Sunday, January 13, 2013

Life on the Road: The Snake River

My new job has many perks...

I get to meet many "fishy" people.
I get to talk fishing with said people.
I work for an organization that does things the right way and is making a difference for the fish.
I drive all over the great state of Washington.

One place that my job does not (yet anyways) take me is Clarkston, Washington. I figured a trip to Pasco on a Friday was close enough though, so I made the drive through "deer alley" to the Lewiston-Clarkston area where I met up with a jump shooting fly angler that goes by the name of Ryan.

Ryan and I have known each other for some time but we hadn't hit the water together. Thankfully that changed as Ryan showed me the ropes on the Snake River.

We had originally planned on fishing the Grande Ronde but sub-freezing temperatures had turned it into a Slurpee of sorts. The weather was brutal as we wandered up and down the Snake, chipping ice out of our guides, and taking full advantage of hand warmers and layers of fleece.

We both experienced a few "bumps" and even saw a fish working the surface (?!?) but neither of us hooked up that day.

Instead, I caught a cold, and a long drive back to Portland. But the experience of big, gorgeous water, and time spent with a friend was well worth it.

Maybe that first steelhead on the spey will come next week, on another new river, in another beautiful corner of Washington.

Sunday, January 6, 2013

SW Washington Gold...

It was an absolutely frigid morning in Southwest Washington today.

A rare cool, and dry weather spell has dropped rivers to early fall levels and my buddy Nate Hall and I had to go wet a line for a bit.

Due to life's important responsibilities (namely Nate having to work) we only had a few hours to fish, but I'm glad that we both got our butts to the river this morning...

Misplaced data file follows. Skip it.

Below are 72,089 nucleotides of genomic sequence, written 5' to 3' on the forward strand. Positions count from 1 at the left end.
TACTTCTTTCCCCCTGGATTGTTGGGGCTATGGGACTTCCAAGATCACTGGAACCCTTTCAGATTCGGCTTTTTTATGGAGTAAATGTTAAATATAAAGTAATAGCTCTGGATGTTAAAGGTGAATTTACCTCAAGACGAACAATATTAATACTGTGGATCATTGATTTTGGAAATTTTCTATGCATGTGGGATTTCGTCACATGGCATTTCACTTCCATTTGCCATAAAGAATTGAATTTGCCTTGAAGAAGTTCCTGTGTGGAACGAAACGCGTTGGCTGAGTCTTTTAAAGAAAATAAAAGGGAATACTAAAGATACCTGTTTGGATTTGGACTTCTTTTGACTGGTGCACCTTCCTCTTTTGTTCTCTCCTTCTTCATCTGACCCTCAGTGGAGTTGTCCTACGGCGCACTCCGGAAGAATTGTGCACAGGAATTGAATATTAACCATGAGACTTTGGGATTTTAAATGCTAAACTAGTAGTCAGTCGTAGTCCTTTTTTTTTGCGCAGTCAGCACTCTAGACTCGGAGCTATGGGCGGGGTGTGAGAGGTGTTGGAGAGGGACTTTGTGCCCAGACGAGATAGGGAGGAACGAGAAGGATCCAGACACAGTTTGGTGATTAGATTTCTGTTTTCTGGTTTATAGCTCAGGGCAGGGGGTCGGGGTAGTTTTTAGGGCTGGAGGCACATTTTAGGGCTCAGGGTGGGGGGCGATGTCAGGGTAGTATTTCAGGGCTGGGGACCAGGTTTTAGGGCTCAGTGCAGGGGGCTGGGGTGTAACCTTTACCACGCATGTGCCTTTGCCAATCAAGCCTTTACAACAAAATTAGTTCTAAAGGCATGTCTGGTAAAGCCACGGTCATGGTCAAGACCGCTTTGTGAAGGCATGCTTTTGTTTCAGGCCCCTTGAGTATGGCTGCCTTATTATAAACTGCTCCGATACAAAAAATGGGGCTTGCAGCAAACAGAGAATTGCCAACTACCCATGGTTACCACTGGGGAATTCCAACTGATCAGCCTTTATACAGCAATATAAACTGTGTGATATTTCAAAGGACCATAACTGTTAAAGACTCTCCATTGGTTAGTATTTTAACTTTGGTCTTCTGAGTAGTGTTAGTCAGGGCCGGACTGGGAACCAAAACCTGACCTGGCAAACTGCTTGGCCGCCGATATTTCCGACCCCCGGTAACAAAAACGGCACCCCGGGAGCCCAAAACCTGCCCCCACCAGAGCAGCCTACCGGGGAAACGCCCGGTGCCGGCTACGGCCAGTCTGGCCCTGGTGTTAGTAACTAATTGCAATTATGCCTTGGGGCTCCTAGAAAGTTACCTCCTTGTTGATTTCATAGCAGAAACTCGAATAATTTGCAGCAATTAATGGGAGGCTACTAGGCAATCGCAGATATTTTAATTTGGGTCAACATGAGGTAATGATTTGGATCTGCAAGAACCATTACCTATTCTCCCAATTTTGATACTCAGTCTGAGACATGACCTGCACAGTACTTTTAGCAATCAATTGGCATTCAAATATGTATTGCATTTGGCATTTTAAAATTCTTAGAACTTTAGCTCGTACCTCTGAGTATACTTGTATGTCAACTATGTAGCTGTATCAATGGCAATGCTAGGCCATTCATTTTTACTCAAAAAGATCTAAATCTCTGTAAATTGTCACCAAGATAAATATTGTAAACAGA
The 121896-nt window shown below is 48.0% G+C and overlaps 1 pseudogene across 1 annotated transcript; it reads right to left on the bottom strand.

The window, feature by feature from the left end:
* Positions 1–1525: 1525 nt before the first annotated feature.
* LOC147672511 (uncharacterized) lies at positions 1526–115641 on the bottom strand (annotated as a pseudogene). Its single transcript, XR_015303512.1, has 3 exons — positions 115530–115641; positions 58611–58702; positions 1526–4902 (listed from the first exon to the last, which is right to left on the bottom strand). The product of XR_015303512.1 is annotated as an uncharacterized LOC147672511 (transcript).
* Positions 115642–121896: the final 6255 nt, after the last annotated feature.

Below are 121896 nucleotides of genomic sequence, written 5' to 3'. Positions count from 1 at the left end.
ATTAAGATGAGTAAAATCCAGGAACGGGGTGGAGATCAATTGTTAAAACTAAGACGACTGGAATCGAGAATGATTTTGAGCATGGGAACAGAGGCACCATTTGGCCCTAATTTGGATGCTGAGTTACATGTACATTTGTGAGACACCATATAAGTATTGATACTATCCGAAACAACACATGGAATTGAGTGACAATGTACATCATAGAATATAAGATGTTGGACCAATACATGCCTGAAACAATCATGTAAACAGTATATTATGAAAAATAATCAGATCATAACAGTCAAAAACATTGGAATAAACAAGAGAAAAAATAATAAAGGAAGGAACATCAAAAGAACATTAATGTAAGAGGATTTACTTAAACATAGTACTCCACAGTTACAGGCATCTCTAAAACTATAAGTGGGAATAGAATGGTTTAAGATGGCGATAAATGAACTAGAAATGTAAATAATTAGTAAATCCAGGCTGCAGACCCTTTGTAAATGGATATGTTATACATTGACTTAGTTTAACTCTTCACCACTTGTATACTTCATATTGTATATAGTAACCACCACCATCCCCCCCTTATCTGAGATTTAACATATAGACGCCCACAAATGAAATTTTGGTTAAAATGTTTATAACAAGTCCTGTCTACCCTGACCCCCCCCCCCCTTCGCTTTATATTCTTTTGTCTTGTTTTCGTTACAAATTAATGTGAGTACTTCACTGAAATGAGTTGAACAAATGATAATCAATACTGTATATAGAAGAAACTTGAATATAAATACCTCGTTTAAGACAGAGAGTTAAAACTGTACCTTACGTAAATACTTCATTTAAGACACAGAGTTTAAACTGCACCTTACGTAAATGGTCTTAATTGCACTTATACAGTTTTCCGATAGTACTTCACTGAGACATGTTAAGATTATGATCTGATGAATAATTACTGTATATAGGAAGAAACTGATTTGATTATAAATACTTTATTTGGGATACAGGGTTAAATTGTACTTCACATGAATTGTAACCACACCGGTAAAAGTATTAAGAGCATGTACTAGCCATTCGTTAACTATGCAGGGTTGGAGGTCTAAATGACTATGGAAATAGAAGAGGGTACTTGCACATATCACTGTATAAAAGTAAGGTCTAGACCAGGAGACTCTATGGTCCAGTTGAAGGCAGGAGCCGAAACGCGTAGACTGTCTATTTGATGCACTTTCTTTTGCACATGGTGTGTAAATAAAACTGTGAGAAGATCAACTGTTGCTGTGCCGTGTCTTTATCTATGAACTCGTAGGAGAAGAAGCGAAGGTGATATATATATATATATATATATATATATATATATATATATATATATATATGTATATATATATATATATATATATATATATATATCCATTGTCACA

Because this happened:

After a good half hour of working a run, we decided to head upstream until we hit a private property line. Nate offered for me to fish through the run first but I declined (bad move)!

After a few casts, I hear an "oh $@*#" and turn to see a boil and Nate's rod getting worked... after several tense minutes and a walk/scamper nearly 150 yards downstream we had this beauty of a native Winter Steelhead to shore.

It was Nate's biggest winter Steelhead ever (I'd guess length at 32"-34") and it was a toad. I don't know about weight (he was thinking around 15 lbs) but I know it was something special. I especially love how Nate got it on one of his own personal ties.

We fished on this morning, still high on the moment of landing that special fish, but hoping that we'd at least hook up with another piece of anadromous gold. We explored new runs, got frustrated by lack of access in others, and even tried a new stretch of water, but we didn't move another fish.

Despite the personal skunking (not unusual for me when chasing these anadromous ghosts) I took away a few things from today's experience:
1. Fishing with friends, and seeing them hook into a fish so special as a native Steelhead is worth nearly as much to me as catching my own.
2. I need to fish more... my spey cast is regressing lately.
3. Repeat #2.
4. We need to make sure the WDFW Commission follows Oregon and moves to take gill nets off the Columbia River mainstream. Fish like this would NOT make it through the gill nets currently used on the Columbia. 

Watching that beautiful fish swim away just deepened my desire to get this spey casting thing down and to hook up with a winter fish. It will happen... it's just a matter of when!

This fish alone is a good argument against gill nets in the Columbia River mainstream.